The Wrestling 101 Match #15
IWGP Heavyweight Title
Katsuyori Shibata vs. Kazuchika Okada ©
April 9, 2017
New Japan Pro Wrestling
Ryōgoku Sumo Hall)

(Watch on NJPW World)

On the tragedy of Katsuyori Shibata and the miracle of being alive.

The human condition really is a motherfucker, isn’t it? These days, I often feel like I’m going to spend my entire life screwing up, breaking down, and building myself back up again—only to get knocked right back off my feet the moment I’ve decided I finally have it all figured out. 

The past 18 months have brought me a divorce, a layoff, and a handful of devastating friend breakups that have, in their most painful moments, made me question whether it’s worth trying to be close to anyone at all. Depending on whom you ask, each wound was somewhat, mostly, or entirely self-inflicted. Sometimes, we are too much ourselves for our own good.

If there’s one thing I’ve learned from this experience, it’s that you really do need to savor the moments that make you feel like you’re on top of the world: the nervy first elevator ride up to a Hinge date’s apartment, frozen cocktails and fresh gossip on a perfect summer evening, whatever it is that makes you feel like You, But In A Good Way. You have to suck out every last morsel of satisfaction because you never know when you’re going to be back on your ass, licking your wounds and wondering where it all went wrong.

And so, let’s start here: On the night he nearly killed himself with a characteristically reckless headbutt, Katsuyori Shibata was nothing short of magnificent.


It had been four-and-a-half years since Shibata returned to New Japan Pro Wrestling with unfinished business at hand. Once advertised as one of three up-and-comers who would revive NJPW’s failing early-aughts business, Shibata turned his back on the company that had groomed him for stardom—first to join a rival wrestling promotion in 2005, and later to embark on a mostly unsuccessful career in mixed martial arts.

New Japan was back on the ascent when Shibata rejoined the company in 2012, but the wrestlers and fans who’d lifted the company from the muck had not yet forgiven him for abandoning them when the chips were down. Slowly but surely, he earned their respect via a smash-mouth style of wrestling that paired his vicious forearms and running kicks with a superhuman tolerance for pain. A favorite pastime was to sit down cross-legged in the middle of the ring and invite his opponent to sit across from him—this way, they could take turns bashing each other in the face with chops and forearms.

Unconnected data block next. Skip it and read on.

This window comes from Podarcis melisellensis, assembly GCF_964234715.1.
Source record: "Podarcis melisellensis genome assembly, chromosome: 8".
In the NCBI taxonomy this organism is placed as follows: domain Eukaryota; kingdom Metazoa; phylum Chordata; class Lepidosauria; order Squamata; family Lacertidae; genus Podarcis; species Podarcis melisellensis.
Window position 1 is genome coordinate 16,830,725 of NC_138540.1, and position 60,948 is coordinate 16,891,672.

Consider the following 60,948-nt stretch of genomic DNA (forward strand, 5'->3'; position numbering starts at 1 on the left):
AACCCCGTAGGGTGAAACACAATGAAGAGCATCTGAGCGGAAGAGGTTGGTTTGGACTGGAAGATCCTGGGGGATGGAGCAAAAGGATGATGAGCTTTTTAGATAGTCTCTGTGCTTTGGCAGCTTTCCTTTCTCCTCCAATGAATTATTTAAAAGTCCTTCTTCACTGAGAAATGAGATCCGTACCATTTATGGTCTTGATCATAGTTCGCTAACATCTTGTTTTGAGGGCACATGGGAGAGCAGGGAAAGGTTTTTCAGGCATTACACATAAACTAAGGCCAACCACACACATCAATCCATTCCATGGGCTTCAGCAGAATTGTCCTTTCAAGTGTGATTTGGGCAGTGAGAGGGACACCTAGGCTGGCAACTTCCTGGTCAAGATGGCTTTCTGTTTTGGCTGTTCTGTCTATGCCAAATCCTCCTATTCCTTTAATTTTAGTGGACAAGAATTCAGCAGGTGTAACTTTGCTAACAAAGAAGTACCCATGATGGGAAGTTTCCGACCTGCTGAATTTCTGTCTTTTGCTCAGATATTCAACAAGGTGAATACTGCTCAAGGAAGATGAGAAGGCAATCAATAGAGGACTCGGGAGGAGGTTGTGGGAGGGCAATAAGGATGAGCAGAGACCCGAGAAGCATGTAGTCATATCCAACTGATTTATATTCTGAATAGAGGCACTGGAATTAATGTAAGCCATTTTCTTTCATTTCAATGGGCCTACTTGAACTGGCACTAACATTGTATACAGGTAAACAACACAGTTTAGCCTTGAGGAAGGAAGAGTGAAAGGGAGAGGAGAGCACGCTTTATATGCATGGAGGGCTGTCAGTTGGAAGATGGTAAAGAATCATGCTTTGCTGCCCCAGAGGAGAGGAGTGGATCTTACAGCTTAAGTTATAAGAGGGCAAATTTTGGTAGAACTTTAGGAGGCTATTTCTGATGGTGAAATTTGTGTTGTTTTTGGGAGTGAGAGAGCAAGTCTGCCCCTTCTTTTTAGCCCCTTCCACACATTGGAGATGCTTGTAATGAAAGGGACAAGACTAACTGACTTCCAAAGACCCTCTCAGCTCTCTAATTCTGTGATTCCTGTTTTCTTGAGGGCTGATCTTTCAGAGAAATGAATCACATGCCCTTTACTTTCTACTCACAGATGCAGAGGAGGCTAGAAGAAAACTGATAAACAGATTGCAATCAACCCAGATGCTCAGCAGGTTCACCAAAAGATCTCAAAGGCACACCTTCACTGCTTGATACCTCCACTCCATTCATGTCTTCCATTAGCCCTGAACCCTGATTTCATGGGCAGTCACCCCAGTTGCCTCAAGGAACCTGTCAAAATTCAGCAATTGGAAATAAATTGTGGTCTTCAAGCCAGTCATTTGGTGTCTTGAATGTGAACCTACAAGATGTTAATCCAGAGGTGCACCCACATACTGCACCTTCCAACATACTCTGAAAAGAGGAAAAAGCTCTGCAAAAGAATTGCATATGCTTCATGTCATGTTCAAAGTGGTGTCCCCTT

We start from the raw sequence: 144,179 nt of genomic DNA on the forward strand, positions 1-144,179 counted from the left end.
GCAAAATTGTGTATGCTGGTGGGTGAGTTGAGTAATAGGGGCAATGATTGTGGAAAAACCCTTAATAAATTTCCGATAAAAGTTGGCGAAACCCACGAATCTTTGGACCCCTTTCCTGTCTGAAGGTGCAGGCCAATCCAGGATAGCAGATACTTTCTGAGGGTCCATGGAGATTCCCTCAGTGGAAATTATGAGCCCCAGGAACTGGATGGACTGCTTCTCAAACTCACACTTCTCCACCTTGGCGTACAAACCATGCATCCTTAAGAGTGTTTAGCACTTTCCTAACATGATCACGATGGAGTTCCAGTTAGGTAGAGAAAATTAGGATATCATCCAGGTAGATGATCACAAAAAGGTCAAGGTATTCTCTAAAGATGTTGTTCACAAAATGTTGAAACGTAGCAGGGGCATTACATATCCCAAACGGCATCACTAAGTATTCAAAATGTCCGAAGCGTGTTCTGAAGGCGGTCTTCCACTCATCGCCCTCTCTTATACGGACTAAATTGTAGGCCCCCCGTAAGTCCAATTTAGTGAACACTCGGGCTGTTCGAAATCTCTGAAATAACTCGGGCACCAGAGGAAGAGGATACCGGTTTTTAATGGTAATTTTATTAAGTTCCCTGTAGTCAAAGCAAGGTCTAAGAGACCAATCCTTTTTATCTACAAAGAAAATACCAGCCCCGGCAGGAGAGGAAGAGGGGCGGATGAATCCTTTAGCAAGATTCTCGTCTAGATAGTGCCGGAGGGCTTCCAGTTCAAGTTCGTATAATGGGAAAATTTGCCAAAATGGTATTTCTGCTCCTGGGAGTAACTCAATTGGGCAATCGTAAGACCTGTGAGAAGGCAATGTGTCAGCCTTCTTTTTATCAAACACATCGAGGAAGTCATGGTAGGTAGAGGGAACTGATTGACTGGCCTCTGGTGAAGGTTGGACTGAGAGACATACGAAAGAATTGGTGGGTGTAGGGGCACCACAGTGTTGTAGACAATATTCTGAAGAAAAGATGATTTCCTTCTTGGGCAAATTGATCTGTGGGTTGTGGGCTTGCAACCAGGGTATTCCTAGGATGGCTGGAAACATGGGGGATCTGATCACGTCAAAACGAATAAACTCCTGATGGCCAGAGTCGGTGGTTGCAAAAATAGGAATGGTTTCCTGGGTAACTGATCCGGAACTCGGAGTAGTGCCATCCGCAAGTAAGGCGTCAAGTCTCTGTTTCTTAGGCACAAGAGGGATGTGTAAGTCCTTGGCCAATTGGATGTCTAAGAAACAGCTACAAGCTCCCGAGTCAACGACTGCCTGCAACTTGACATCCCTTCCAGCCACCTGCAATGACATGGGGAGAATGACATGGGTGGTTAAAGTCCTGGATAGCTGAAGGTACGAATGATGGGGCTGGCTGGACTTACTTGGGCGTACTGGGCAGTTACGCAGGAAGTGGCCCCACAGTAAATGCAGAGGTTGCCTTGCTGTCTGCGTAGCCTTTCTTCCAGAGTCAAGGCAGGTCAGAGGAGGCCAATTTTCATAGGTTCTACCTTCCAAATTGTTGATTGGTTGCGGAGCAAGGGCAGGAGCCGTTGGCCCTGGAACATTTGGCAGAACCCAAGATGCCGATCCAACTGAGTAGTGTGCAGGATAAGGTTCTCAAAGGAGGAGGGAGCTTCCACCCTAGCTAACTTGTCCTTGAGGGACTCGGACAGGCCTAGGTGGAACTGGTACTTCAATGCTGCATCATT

April 9, 2017 was the culmination of Shibata’s redemption arc. He’d wandered, failed, returned, and repented, and finally, he was right back where he was always meant to be: standing across from megastar Kazuchika Okada in the main event of a Sumo Hall show that had drawn more than 10,000 fans.

For most of this 38-minute match, Shibata was on top of the world. 

From the moment he walked out from behind the curtain, the crowd was in the palm of his hand, serenading him with “SHI-BA-TA!” chants and cheering desperately for him to win the IWGP Heavyweight title from the massively popular Okada. In the match’s early grappling, Shibata swims seamlessly in and out of holds and wrenches back on them with real torque. As he grimaces wildly while twisting Okada’s foot amid a figure four leglock, it occurs to me that, for such a killer, Shibata really is a remarkably sympathetic babyface.

Later, Shibata shows off his explosive arsenal of forearms, slaps, and kicks—and Okada’s carry plenty of malice in their own right. Once we get a taste of Okada’s signature reversal sequences, the match unfolds into wrestling nirvana: a thrilling, violent bout that feels like a real fight with real stakes. The closing stretch of this match is the good kind of blur that New Japan fans have come to expect of Okada throughout his decade-plus main event run: facewashes countered into dropkicks, German suplex after German suplex, devastating finisher attempts that justmiss hitting their mark.

And then, of course, the headbutt.